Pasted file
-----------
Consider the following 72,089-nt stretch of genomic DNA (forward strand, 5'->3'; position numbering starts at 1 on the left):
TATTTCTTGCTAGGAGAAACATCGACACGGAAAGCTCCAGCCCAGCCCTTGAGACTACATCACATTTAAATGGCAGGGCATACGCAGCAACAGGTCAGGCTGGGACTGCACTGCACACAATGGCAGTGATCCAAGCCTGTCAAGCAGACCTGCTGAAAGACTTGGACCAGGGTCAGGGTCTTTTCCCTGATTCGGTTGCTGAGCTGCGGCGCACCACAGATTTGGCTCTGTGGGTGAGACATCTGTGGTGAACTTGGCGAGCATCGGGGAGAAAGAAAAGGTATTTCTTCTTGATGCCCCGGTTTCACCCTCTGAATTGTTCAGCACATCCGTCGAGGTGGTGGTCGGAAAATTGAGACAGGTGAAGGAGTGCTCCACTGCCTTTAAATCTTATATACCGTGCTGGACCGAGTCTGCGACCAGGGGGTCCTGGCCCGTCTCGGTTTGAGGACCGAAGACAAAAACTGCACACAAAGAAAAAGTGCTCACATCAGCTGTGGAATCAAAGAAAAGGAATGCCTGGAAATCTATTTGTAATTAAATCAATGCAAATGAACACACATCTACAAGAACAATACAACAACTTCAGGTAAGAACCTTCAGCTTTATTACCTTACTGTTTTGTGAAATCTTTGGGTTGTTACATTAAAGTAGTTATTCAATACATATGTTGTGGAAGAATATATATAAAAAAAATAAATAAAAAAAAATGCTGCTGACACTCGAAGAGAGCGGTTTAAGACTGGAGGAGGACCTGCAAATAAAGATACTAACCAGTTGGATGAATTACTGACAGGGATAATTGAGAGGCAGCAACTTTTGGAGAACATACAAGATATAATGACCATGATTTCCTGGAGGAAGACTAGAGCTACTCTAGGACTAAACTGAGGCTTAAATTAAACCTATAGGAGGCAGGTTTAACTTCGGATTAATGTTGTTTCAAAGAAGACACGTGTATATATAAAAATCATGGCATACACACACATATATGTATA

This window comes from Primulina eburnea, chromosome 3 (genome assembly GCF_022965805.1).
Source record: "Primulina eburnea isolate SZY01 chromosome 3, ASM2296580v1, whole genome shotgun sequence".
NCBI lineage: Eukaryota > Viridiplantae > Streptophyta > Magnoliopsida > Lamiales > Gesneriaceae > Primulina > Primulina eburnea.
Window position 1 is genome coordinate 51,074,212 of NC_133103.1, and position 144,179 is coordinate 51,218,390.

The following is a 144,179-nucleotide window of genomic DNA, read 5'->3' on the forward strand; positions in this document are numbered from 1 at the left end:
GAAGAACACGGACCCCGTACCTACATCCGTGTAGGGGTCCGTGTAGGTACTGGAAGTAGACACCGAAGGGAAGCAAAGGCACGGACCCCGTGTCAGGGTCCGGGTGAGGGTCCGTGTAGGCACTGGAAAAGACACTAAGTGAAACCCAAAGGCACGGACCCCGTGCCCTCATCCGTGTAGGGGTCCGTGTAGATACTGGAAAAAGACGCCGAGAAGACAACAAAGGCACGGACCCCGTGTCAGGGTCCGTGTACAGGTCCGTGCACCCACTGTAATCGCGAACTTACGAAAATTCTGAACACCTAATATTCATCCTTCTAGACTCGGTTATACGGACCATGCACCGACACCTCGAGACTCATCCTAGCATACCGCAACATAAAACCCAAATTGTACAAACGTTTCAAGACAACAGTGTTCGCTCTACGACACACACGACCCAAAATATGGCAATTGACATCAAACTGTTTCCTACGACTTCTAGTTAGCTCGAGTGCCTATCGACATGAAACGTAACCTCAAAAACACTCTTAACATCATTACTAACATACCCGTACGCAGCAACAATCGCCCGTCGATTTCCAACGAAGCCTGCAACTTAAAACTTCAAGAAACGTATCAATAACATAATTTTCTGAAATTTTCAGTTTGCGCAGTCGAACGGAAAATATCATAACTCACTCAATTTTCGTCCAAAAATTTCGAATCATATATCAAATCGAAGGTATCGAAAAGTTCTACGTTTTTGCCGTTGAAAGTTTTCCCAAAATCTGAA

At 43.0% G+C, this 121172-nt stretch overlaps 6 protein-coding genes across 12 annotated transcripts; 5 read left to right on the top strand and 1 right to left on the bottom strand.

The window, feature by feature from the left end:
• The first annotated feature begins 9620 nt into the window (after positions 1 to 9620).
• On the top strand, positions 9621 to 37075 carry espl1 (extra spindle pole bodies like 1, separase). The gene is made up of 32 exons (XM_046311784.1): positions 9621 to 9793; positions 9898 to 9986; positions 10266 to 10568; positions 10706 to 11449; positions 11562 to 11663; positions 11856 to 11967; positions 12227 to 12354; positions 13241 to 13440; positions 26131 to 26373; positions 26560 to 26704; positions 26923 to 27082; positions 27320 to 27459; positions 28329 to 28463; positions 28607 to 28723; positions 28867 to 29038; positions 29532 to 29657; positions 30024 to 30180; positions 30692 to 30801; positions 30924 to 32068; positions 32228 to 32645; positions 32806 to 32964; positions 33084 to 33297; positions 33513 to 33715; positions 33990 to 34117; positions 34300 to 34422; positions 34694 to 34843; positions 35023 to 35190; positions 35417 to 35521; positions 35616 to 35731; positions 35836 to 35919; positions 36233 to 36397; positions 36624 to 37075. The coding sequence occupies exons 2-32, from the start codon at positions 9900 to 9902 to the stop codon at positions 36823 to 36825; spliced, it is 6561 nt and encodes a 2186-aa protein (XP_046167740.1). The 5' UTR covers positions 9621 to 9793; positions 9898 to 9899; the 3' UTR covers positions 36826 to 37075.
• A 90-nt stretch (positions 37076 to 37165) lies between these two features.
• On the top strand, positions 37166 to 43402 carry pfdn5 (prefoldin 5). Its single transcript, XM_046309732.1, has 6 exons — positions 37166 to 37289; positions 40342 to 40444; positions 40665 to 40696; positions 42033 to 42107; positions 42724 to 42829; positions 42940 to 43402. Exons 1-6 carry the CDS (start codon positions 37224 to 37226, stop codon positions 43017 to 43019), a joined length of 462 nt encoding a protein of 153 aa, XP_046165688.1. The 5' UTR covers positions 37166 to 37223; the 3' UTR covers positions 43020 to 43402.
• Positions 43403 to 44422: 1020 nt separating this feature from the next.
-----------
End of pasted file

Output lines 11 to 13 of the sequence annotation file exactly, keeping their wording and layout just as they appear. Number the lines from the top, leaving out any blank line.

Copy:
• The first annotated feature begins 9620 nt into the window (after positions 1 to 9620).
• On the top strand, positions 9621 to 37075 carry espl1 (extra spindle pole bodies like 1, separase). The gene is made up of 32 exons (XM_046311784.1): positions 9621 to 9793; positions 9898 to 9986; positions 10266 to 10568; positions 10706 to 11449; positions 11562 to 11663; positions 11856 to 11967; positions 12227 to 12354; positions 13241 to 13440; positions 26131 to 26373; positions 26560 to 26704; positions 26923 to 27082; positions 27320 to 27459; positions 28329 to 28463; positions 28607 to 28723; positions 28867 to 29038; positions 29532 to 29657; positions 30024 to 30180; positions 30692 to 30801; positions 30924 to 32068; positions 32228 to 32645; positions 32806 to 32964; positions 33084 to 33297; positions 33513 to 33715; positions 33990 to 34117; positions 34300 to 34422; positions 34694 to 34843; positions 35023 to 35190; positions 35417 to 35521; positions 35616 to 35731; positions 35836 to 35919; positions 36233 to 36397; positions 36624 to 37075. The coding sequence occupies exons 2-32, from the start codon at positions 9900 to 9902 to the stop codon at positions 36823 to 36825; spliced, it is 6561 nt and encodes a 2186-aa protein (XP_046167740.1). The 5' UTR covers positions 9621 to 9793; positions 9898 to 9899; the 3' UTR covers positions 36826 to 37075.
• A 90-nt stretch (positions 37076 to 37165) lies between these two features.